“I overcame poverty. I overcame an alcoholic father. I overcame being bullied and tormented by redneck trash in Southern Michigan,” she shared. “I overcame all that, and I made something of myself … I want to impart that in what I do and want to encourage people to follow their passions.”

Through these conversations, she manifested a new purpose for the show.

“I felt [that] if someone else heard me talk about [these kind of experiences] in an open and honest manner, then maybe they would feel like they had someone who understood what they were going through and they would feel less alone,” she added.

Sister Indica with The Los Angeles Sisters of Perpetual Indulgence during AIDS Walk Los Angeles 2014. Photo courtesy of Dave Marez.

Sisterhood to Hollywood

While the podcaster hails from Detroit, and because the Motor City Sisters weren’t established until about three years ago, her journey with the Sisters began in 2008 with the San Diego Sisters of Perpetual Indulgence. In the years since, she has worked with houses in San Diego, Los Angeles, South Florida and Phoenix – all places she has called home throughout the years. And, yes, she’ll be back in Detroit this summer to host the Motor City Sisters’ Black Veiling ceremony.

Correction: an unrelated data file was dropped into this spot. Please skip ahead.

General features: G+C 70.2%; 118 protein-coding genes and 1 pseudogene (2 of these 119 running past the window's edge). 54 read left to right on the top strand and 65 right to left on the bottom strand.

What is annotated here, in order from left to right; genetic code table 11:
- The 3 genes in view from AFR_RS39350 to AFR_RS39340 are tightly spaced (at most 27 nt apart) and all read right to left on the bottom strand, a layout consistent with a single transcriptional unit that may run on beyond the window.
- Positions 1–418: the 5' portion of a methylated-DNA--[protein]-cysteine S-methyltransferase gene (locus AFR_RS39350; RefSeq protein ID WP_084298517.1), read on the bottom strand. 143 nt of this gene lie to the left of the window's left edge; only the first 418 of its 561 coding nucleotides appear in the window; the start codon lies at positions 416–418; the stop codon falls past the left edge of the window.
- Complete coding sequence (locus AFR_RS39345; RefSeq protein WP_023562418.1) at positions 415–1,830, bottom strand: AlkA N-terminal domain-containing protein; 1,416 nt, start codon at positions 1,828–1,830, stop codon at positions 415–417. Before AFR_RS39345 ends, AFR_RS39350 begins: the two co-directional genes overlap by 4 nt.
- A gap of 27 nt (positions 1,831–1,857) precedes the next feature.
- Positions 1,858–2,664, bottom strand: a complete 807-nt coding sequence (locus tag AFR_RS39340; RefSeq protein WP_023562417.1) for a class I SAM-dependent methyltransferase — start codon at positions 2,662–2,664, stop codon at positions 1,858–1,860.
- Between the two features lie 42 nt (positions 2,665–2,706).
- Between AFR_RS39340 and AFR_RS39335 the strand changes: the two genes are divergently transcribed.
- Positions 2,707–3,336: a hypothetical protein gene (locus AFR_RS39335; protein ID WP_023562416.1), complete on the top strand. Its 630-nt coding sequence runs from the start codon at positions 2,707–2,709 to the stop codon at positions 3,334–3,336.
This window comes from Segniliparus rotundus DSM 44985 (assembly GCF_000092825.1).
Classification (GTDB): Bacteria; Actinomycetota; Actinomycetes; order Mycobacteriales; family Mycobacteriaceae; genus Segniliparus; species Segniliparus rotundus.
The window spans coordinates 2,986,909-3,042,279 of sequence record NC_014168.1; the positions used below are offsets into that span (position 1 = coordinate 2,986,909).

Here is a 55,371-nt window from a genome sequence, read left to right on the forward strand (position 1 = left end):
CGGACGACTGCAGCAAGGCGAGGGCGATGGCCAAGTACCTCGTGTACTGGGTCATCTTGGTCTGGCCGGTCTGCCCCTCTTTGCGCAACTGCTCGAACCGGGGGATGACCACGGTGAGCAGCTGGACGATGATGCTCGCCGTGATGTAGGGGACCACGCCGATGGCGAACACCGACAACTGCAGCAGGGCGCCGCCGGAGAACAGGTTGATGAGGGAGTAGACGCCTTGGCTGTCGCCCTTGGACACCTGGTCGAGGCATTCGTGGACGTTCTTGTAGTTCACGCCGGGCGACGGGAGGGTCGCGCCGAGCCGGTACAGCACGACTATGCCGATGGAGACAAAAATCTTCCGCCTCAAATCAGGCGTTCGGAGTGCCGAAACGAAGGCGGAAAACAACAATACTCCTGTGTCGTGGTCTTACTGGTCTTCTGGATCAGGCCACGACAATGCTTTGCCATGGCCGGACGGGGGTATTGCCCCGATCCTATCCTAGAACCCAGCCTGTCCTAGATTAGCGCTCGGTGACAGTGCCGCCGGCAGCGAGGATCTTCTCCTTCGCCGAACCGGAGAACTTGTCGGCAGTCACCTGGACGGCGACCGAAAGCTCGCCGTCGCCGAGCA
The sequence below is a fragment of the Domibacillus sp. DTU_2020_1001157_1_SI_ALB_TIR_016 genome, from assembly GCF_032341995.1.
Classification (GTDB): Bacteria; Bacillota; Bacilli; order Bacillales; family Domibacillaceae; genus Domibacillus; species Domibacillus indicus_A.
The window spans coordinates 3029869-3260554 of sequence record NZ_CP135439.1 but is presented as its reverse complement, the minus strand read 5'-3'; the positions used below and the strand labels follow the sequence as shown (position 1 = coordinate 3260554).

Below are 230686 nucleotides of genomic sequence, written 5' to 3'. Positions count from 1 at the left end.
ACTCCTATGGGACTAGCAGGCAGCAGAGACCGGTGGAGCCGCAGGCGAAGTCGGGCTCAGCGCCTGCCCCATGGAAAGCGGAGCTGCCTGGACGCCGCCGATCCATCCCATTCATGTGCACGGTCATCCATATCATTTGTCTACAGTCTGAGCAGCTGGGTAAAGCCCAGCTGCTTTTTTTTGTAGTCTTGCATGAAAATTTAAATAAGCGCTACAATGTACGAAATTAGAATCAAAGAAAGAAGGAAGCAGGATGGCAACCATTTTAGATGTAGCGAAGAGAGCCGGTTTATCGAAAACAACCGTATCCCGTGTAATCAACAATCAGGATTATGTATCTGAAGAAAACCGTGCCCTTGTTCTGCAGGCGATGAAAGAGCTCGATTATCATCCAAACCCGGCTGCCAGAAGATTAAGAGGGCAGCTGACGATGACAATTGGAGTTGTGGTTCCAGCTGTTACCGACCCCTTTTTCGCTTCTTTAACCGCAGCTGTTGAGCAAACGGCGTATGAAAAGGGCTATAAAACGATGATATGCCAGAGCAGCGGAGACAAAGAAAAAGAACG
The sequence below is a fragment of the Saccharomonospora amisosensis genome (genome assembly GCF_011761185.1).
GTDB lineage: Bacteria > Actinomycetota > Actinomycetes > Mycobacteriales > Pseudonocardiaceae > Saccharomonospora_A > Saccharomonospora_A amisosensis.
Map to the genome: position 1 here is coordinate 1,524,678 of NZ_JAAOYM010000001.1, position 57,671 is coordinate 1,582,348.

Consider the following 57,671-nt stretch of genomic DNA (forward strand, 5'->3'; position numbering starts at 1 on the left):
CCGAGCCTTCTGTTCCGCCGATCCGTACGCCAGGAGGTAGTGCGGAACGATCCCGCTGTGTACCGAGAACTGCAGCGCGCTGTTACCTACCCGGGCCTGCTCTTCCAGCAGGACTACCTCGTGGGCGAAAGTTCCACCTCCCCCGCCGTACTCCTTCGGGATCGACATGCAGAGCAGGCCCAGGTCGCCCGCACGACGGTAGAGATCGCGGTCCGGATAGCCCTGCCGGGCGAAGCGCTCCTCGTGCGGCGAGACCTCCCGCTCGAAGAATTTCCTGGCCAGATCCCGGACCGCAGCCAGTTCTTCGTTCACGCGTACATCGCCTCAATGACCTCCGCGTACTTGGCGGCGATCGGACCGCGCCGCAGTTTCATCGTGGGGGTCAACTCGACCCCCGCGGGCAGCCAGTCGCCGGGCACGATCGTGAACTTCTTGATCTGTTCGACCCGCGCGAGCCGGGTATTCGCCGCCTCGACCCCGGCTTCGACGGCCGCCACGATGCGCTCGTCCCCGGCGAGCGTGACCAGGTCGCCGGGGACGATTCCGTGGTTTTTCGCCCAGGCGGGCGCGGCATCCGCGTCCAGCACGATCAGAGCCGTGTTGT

Since submitting her resignation in August 2016, while serving with the South Florida Sisters of Perpetual Indulgence, she’s taken on the identity of a rogue nun. “Not ‘rogue’ in the negative sense,” she shared on Facebook, “just unaffiliated with any specific chapter.”

This, along with her podcast, has allowed her continue to promulgate universal joy and keep in touch with Sisters near and far.

In fact, Sister Indica likens her podcast to her work with the Sisters.

“It’s very similar in the sense that we put on this makeup and put on these outfits to go out and give back to people to make them feel better, to make them feel joy, to make them feel not guilty about life because society or religion told them they are a bad person,” said the self-described recovering Christian. “We’re trying to sit there and do this soul surgery, but what happens is in doing that, we’re healing ourselves.”

Although, she’s not currently an active member of any particular chapter, Sister Indica has become increasingly involved with the Grand Canyon Sisters of Perpetual Indulgence since moving to the Valley in October 2016.

“[When] I moved to Phoenix, I kept the habit hung up until February 2017, when I was finally invited to manifest for something. From then to now, I’ve manifested 17 times with the Phoenix girls,” she shared via Facebook. “How long will we stay in Phoenix? Who knows ... but being ‘rogue’ has allowed me to focus 100 percent on The Work. No politics. No business. Just the work.”

In the meantime, she continues to do “the work” each week via her show.

Sister Indica with members of The Grand Canyon Sisters of Perpetual indulgence at Strike Out Hunger, a Joshua Tree Feeding Program benefit, in 2017.

The Bomb Squad

Through her podcast, Sister Indica able to combine nearly a decade of “the work” (she became an “Aspirant-in-Waiting” at her first Sister meeting in 2008) with the connections established and nurtured in so many cities throughout her journey.